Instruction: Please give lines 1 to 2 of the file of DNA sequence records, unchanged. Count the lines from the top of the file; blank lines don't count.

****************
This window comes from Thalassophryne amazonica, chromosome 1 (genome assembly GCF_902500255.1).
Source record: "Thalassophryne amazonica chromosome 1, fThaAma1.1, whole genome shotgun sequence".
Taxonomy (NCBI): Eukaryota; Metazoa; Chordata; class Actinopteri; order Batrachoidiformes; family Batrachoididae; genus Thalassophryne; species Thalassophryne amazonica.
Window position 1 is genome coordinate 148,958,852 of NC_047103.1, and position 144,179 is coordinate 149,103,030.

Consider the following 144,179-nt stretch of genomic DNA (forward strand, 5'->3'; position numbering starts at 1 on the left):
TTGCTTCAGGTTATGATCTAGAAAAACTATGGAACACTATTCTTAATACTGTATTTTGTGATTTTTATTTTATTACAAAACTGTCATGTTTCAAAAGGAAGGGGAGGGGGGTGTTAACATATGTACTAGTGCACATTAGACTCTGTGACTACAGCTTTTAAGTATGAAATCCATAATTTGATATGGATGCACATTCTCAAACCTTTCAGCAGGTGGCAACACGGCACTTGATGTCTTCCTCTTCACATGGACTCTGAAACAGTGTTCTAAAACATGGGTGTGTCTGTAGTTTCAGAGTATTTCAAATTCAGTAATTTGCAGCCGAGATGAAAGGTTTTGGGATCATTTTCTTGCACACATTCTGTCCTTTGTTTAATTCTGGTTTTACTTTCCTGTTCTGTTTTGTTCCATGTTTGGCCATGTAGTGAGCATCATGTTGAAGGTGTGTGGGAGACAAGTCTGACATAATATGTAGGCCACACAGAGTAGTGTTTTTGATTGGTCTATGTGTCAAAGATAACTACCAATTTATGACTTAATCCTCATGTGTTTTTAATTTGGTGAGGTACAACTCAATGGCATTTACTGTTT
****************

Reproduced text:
This window comes from Thalassophryne amazonica, chromosome 1 (genome assembly GCF_902500255.1).
Source record: "Thalassophryne amazonica chromosome 1, fThaAma1.1, whole genome shotgun sequence".